Live from the Vimeo Festival + Awards: Making it Happen
This weekend's Vimeo Festival + Awards has been jam-packed with screenings, panels, and workshops (you can follow the goings on with the Twitter hashtag #vimeofest). I'm just now breaking out the laptop, however, for the Ted Hope/Brian Newman panel Making it Happen. Here, then, are some notes from the panel.
First, the description from Vimeo:
The filmmaking world is going through massive changes. The industry has been rocked by digital tools that have democratized the process of funding, making and distributing films. Award winning producer Ted Hope and guru Brian Newman discuss the bright future that awaits the business and art of film.
Note: this is typed in real-time and is paraphrased rather than quoted word-for-word. I realize this panel might be posted in full at Vimeo at some point, at which point I'll just embed the video in this post, and you can see how bad my note-taking is! In general I hope there are some nuggets of wisdom contained in these hastily-typed notes -- it's most definitely not a organized, structured post.
TH: How much time does it take a studio to make a movie? 7 years. How much time do they spend audience-building? 6 weeks.
(The point being, we should be building an audience from the beginning.)
TH: Everyone gets out of film school with a feature script. Why don't they get out of film school with a feature script and 5 short scripts so they can work on building an audience?
BN: No one can be doing everything. If we're with a group of people, and everyone has different skill sets, then you can get it done. It's likewise with building an audience. How do you pool resources and build an audience that allows you to do something different?
TH: For feature filmmaking, 80% of it is being great. You go through 40-50 drafts of a script to get it as good as you can. All the other stuff around the feature? I can't get it all done, and I'm not at 80% (being great) on those. We have to stop being so precious with individual authorship -- no one has time to do all these other audience-building things themselves. Why don't we give it up a little and provide ramps and bridges to acces our work?
TH: I think the film of the year so far is Star Wars Uncut. Where's the indie film wherein the filmmaker allows and convinces people to remix it? It would be refreshing for filmmakers to look at their work not just as their work, but also as a platform for other people to remix and make their own.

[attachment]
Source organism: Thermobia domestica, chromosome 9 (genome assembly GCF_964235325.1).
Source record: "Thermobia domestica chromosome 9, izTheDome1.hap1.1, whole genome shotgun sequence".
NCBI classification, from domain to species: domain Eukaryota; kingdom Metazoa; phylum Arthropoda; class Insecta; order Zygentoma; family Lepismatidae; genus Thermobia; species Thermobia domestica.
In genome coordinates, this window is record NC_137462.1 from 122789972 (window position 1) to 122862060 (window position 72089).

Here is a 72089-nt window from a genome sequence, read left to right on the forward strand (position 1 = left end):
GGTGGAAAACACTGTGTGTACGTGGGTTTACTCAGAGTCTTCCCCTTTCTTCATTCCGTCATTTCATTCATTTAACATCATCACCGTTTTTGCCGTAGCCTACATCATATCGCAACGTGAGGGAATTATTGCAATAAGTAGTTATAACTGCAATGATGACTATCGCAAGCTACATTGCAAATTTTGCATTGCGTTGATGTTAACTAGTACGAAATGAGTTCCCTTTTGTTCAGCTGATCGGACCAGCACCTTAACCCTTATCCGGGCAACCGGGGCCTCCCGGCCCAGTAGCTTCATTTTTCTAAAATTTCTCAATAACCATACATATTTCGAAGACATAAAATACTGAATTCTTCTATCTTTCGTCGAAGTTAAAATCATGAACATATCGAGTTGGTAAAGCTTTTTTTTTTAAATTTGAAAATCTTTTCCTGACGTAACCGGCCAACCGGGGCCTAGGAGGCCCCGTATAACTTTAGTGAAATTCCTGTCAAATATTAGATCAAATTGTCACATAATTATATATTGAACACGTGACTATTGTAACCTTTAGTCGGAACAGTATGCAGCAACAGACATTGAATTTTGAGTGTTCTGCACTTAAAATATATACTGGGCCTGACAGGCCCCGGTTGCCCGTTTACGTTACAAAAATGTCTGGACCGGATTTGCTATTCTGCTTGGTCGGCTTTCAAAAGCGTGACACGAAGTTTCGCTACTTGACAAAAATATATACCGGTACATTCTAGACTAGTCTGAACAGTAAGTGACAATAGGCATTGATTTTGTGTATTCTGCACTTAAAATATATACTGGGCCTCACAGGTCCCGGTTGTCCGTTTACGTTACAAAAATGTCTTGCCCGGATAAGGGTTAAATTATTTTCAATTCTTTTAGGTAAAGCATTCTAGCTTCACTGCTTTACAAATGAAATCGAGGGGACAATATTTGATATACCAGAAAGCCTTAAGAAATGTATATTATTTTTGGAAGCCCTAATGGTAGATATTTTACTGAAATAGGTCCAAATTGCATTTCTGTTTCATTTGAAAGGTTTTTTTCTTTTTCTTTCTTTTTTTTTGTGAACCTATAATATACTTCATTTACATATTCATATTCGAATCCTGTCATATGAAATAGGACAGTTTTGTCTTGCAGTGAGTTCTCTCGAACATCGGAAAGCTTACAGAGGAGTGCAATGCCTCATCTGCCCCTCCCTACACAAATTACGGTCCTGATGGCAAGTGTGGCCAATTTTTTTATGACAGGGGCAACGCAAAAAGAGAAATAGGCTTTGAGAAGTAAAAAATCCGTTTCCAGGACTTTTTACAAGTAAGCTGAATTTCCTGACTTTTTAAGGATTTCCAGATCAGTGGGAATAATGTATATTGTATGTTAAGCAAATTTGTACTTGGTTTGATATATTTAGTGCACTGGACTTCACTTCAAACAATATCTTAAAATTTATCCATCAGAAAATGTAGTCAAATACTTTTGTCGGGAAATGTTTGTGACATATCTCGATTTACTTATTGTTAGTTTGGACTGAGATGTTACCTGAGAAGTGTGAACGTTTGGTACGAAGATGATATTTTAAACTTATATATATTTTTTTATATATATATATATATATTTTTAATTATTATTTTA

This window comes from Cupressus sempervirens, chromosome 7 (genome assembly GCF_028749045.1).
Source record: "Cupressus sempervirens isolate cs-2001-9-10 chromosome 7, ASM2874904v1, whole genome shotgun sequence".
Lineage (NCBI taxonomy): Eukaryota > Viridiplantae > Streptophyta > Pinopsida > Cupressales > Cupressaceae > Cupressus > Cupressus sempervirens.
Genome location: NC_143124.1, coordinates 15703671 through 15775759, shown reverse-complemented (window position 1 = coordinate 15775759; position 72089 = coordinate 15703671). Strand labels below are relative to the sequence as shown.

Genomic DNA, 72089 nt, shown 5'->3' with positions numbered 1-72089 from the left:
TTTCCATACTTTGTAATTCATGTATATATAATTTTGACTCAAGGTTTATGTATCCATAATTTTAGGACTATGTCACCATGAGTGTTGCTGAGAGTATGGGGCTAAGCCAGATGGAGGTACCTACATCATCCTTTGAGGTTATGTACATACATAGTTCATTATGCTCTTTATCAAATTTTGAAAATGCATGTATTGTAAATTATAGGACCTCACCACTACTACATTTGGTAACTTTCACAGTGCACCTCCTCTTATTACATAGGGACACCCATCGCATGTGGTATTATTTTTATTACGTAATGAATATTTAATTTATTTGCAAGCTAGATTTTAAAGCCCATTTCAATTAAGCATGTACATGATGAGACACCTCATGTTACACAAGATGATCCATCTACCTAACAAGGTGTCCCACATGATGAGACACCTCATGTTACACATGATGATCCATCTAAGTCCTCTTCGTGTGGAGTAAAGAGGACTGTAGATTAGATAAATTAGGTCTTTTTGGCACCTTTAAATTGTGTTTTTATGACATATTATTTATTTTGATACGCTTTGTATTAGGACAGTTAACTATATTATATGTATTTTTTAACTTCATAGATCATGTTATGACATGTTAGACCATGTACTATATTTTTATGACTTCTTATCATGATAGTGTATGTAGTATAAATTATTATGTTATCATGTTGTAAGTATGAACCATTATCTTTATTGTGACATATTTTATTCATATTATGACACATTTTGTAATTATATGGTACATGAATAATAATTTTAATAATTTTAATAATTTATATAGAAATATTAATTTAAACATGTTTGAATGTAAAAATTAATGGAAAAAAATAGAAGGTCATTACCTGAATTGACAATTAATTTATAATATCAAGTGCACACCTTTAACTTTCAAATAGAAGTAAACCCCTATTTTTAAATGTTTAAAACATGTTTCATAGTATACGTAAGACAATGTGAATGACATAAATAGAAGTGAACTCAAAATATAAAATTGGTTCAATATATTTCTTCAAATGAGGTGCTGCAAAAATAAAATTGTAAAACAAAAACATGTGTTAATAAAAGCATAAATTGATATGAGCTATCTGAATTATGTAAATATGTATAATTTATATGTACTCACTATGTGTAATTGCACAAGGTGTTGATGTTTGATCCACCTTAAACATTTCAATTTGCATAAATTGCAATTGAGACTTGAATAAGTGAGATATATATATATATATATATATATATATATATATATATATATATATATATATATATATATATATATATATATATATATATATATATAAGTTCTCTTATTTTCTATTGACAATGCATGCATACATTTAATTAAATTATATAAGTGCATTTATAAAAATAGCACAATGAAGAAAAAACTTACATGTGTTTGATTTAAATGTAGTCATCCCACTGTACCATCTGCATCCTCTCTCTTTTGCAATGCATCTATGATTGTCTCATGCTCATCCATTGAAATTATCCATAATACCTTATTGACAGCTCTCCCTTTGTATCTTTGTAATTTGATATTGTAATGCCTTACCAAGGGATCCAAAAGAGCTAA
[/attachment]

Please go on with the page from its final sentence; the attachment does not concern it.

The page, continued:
TH: Let's say someone comes up to you with $300k to make your feature and $200k for marketing. The trick is, you have to spend the $200k on marketing before you finish the film. The financiers say, "we're not going to give you the produciton money until you reach a certain number of webisode hits, Facebook friends, and Twitter followers with that initial marketing material." Does this appeal to you?
Audience member: If you can develop your own tools to build an audience, then I'd step away from the middle man -- why do I need that?
TH: Agreed. The cost of production has come down so much that now you can make a great feature film for what, 50 grand?
TH: I tweeted the other day that World of Warcraft has 12 million followers. And there are seven thousand indie film fans worldwide. That's what it feels like.
BN: The Finnish filmmakers behind Iron Sky have raises a million Euros --
TH: That's the most that's been crowdfunded to date for a film, I think --
BN: And they haven't even shot the film yet. But they have 30,000 fans and they're planning on using that to interest a traditional distributor to put in more money.
(Sort of what I've talked about with phased distribution)
TH: Imagine if Quentin Tarantino crowdfunded his next movie. You put in $20, you get into the premiere, you put in $50, he'll put your script on his web site, get you the DVD, and other extras... he'd raise a hundred million dollars!
BN: People don't spend money to help you and their creativity; they spend money to help themselves. They're going to spend money on your film because it's really entertaining, not because they want to support an artist. We're in a current state of affairs where we can't make whatever we want. We have to think about why someone would watch our film instead of the 400 others in their Netflix queue.
BN: The (independent film) model's broken and it's always been broken. As Warren Buffet said, "it's not until the tide goes out that you realize you're not wearing swim trunks." So with Facebook and other tools, now all the filmmakers are online realizing that no one is making money on this stuff. That's what's changed -- now we're all talking about it.
BN: By the way, it's really difficult to get a film into the iTunes movie store. But it's really easy to get a film into the iTunes app store by bypassing the movie store and releasing an app.
TH: I'm working with a first-time filmmaker who had a great script and we knew we were going to go through seven or eight drafts. So I said, "let's make a short as a prequel to the film." They did it, it cost $400, and it went to Sundance and director's fortnight. Think about how many directors have a web site that you can name. Film isn't really extended beyond the trailer and the director's commentary and some DVD extras. You've gotta go beyond the feature.